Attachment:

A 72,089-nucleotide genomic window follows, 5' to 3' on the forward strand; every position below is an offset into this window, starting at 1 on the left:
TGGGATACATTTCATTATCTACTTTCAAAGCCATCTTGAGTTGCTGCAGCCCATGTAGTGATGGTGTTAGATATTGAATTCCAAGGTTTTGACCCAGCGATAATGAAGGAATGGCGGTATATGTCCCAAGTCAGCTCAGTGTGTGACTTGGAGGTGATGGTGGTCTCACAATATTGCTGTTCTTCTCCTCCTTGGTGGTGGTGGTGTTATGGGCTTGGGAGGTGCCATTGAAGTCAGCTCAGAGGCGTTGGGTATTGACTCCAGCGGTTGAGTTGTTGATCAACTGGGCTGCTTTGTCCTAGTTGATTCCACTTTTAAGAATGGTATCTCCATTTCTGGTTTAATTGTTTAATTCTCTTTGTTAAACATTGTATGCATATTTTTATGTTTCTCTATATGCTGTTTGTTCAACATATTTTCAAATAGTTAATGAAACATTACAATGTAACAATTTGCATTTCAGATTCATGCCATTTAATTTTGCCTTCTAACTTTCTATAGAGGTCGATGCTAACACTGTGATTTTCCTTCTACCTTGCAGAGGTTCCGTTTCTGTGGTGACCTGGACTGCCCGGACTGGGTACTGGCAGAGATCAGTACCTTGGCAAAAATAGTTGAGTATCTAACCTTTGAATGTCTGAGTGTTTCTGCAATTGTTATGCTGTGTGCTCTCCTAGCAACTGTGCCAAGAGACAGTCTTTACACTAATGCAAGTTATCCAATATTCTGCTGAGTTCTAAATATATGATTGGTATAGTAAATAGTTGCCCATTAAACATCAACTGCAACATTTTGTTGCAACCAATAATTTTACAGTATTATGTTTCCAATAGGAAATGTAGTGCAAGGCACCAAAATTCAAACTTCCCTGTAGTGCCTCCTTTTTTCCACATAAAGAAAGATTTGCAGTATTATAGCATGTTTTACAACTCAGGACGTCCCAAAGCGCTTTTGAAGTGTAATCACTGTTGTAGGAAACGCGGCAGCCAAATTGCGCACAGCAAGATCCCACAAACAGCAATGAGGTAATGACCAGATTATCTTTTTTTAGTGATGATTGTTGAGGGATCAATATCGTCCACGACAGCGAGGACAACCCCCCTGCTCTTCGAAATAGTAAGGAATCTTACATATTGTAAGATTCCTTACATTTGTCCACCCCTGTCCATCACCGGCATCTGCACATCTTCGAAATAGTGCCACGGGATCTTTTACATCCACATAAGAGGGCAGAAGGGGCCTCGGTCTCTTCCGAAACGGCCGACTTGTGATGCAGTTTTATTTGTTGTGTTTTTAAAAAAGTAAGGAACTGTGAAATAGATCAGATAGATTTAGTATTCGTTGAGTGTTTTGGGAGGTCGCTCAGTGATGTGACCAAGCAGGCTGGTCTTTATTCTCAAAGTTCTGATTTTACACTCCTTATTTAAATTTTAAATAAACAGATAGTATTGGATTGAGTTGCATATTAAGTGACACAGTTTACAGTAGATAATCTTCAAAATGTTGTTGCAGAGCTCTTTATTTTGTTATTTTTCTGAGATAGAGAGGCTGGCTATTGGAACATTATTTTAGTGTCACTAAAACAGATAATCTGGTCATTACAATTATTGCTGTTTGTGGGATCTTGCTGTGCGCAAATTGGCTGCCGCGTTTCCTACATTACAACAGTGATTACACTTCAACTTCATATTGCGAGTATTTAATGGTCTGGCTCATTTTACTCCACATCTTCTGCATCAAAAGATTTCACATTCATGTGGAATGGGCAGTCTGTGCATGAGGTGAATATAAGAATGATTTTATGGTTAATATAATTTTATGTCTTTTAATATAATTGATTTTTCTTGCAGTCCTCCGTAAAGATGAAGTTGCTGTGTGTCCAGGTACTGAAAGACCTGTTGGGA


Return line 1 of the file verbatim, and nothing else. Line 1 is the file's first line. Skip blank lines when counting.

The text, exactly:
A 72,089-nucleotide genomic window follows, 5' to 3' on the forward strand; every position below is an offset into this window, starting at 1 on the left: